It's too early to tell if the next Mark Zuckerberg was among the bleary-eyed participants who presented their projects today, but the creative ideas that hatched from the hackathon were admirable — if for no other reason than that their creators were delirious from sleep deprivation.
Participants had 21 hours to put MyWebGrocer's APIs to use in a brand-new application. They worked on the third floor of the Champlain Mill, which was packed end-to-end with tables covered in laptops, smartphones, external monitors, and energy drink cans — funny to think that it was once filled with looms.
The hackers were predominantly, but not exclusively male. Some were Burlington-area locals, others traveled from elsewhere in Vermont and the Northeast. The group that traveled the farthest came from Fall River, Massachusetts, which seemed oddly appropriate — Fall River is where Emeril Lagasse was born, and it's home to lots of old textile mills much like the one in which this hackathon took place.
About 25 contestants presented their concepts at the hackathon's end, most in teams of two or three but some solo. Nearly all of the ideas were still rough around the edges, but presentable. A couple groups didn't finish in time and had nothing to show off. Man, it must be rough to stay up all night and come up empty-handed.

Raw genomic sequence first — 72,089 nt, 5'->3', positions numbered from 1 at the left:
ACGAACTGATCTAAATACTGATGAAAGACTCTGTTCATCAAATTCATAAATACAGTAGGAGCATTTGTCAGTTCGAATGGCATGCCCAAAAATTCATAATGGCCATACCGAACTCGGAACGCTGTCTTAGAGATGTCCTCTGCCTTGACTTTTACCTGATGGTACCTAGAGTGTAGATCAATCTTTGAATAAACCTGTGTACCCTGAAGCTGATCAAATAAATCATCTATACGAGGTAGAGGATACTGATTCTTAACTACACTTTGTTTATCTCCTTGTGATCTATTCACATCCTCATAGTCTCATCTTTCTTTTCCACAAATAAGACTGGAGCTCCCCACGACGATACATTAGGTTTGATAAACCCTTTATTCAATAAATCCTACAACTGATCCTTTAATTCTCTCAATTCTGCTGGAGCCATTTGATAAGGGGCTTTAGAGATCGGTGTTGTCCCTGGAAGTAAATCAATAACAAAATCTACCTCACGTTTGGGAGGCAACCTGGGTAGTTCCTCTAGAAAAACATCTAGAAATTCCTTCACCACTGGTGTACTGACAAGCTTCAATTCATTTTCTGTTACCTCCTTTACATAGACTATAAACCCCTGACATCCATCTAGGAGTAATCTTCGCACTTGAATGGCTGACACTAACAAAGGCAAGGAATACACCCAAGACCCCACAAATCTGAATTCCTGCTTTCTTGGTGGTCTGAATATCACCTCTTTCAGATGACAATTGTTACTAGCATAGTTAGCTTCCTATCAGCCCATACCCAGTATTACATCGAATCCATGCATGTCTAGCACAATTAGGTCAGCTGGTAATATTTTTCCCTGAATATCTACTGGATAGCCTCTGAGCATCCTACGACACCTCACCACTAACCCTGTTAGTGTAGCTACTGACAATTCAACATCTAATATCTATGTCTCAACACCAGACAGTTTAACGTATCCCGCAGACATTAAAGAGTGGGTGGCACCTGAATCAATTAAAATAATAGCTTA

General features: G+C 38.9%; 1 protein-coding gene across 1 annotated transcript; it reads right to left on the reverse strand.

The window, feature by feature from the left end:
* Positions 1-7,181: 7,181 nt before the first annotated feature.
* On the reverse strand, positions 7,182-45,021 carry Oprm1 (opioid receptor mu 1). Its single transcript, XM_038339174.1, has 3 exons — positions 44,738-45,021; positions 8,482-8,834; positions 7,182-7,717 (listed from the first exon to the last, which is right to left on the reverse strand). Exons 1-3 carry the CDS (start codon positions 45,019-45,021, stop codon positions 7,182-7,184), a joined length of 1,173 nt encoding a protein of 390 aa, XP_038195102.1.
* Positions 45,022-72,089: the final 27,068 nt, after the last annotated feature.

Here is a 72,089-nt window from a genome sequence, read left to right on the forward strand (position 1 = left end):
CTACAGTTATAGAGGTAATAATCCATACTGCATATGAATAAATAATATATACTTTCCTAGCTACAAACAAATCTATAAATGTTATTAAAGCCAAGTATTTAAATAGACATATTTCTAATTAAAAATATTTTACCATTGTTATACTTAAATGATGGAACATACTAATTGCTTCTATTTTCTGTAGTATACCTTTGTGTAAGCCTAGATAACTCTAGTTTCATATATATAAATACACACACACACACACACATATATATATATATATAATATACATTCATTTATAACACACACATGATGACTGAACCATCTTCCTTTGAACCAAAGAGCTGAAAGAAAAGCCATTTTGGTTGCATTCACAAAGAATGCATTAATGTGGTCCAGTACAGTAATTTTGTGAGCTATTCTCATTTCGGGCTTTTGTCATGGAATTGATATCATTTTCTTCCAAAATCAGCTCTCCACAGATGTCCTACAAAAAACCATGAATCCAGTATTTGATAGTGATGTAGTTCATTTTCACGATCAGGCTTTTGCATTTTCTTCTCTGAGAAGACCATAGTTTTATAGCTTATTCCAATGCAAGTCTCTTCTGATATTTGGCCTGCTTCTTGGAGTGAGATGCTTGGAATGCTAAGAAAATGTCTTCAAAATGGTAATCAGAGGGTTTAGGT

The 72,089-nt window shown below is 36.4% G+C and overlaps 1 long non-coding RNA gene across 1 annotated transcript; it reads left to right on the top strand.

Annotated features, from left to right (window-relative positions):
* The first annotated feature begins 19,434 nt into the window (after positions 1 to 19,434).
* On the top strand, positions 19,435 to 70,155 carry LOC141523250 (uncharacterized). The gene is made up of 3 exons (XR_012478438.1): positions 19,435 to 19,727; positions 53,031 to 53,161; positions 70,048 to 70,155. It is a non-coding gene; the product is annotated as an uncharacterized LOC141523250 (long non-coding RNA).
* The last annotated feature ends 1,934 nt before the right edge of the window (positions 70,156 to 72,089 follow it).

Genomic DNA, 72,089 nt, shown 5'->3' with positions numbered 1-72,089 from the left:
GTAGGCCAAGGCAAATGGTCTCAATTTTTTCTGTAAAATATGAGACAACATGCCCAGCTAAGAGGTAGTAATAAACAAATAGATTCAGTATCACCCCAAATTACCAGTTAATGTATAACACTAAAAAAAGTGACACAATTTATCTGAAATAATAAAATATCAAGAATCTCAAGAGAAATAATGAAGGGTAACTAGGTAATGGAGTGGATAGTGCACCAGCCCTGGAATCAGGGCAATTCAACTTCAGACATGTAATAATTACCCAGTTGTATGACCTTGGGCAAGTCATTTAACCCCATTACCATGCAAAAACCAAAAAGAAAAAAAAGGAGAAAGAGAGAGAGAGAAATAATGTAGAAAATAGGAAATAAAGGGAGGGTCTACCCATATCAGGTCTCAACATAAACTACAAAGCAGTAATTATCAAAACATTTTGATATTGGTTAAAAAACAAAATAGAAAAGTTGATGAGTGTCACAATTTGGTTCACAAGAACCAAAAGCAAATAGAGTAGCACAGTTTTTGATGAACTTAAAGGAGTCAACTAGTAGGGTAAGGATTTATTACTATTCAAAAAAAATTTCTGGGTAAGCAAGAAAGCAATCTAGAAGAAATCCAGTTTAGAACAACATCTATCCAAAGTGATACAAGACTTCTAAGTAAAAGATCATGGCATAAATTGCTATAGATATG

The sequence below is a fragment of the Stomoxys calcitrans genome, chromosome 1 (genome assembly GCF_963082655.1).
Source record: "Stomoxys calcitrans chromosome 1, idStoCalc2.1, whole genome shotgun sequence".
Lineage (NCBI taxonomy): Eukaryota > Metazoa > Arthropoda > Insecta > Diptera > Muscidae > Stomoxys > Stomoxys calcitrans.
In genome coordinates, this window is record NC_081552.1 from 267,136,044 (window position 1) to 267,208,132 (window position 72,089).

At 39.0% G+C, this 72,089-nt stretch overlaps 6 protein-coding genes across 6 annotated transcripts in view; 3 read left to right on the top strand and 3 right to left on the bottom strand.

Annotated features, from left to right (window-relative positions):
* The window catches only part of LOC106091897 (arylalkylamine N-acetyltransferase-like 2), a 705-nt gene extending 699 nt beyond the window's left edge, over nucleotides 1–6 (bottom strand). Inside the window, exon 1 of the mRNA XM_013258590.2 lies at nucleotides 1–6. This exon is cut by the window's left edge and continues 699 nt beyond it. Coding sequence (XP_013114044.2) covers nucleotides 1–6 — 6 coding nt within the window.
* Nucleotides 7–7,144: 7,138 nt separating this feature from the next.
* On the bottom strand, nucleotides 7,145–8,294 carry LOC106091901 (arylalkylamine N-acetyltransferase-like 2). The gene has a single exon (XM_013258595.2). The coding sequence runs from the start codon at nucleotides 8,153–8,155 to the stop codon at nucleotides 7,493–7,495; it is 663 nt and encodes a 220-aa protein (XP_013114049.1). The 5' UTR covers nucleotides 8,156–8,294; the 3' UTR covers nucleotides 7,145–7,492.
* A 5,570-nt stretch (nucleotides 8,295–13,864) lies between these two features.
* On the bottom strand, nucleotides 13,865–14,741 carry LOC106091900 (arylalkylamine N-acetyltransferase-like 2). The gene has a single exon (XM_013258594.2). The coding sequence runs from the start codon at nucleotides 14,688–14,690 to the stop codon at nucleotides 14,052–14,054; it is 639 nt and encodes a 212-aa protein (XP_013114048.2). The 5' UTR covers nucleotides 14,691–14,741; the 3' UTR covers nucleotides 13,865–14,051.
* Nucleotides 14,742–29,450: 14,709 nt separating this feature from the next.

The semi-finished projects were very diverse and showed that there are myriad ways to use the same APIs differently. A recipe suggestion app used responsive web design to resize and reshape the app so that it looked beautiful and remained usable whether you viewed it on a desktop PC or a smartphone. On the other end, there was an application designed to help you find inexpensive and/or healthy food options that ran in a command-line interface.
The content of the projects varied wildly, too, from the utilitarian (shopping list apps) to the informative (a heat map of average milk and eggs prices in different areas) to the surreal (a game in which users shot coupons at food items, a la the old video game Asteroids).